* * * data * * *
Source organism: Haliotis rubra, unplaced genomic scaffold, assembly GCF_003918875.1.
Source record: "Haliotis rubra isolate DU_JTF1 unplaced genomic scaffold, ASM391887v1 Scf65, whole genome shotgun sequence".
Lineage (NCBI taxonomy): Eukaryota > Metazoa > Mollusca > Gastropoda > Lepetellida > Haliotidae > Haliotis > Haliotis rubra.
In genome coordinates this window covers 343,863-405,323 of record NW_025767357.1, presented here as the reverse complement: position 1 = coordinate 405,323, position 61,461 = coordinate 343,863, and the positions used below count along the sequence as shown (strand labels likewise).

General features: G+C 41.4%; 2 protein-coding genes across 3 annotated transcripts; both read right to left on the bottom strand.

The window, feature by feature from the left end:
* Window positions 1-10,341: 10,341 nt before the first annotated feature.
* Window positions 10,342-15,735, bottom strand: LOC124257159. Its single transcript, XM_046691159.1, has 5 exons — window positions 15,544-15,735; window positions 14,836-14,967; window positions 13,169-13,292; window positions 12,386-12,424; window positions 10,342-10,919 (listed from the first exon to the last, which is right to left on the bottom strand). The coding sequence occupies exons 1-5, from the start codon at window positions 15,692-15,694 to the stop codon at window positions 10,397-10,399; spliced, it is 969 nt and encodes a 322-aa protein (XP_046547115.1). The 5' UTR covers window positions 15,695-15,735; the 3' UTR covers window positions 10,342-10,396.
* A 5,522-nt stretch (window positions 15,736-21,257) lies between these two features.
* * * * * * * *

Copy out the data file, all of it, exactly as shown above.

Source organism: Haliotis rubra, unplaced genomic scaffold, assembly GCF_003918875.1.
Source record: "Haliotis rubra isolate DU_JTF1 unplaced genomic scaffold, ASM391887v1 Scf65, whole genome shotgun sequence".
Lineage (NCBI taxonomy): Eukaryota > Metazoa > Mollusca > Gastropoda > Lepetellida > Haliotidae > Haliotis > Haliotis rubra.
In genome coordinates this window covers 343,863-405,323 of record NW_025767357.1, presented here as the reverse complement: position 1 = coordinate 405,323, position 61,461 = coordinate 343,863, and the positions used below count along the sequence as shown (strand labels likewise).

General features: G+C 41.4%; 2 protein-coding genes across 3 annotated transcripts; both read right to left on the bottom strand.

The window, feature by feature from the left end:
* Window positions 1-10,341: 10,341 nt before the first annotated feature.
* Window positions 10,342-15,735, bottom strand: LOC124257159. Its single transcript, XM_046691159.1, has 5 exons — window positions 15,544-15,735; window positions 14,836-14,967; window positions 13,169-13,292; window positions 12,386-12,424; window positions 10,342-10,919 (listed from the first exon to the last, which is right to left on the bottom strand). The coding sequence occupies exons 1-5, from the start codon at window positions 15,692-15,694 to the stop codon at window positions 10,397-10,399; spliced, it is 969 nt and encodes a 322-aa protein (XP_046547115.1). The 5' UTR covers window positions 15,695-15,735; the 3' UTR covers window positions 10,342-10,396.
* A 5,522-nt stretch (window positions 15,736-21,257) lies between these two features.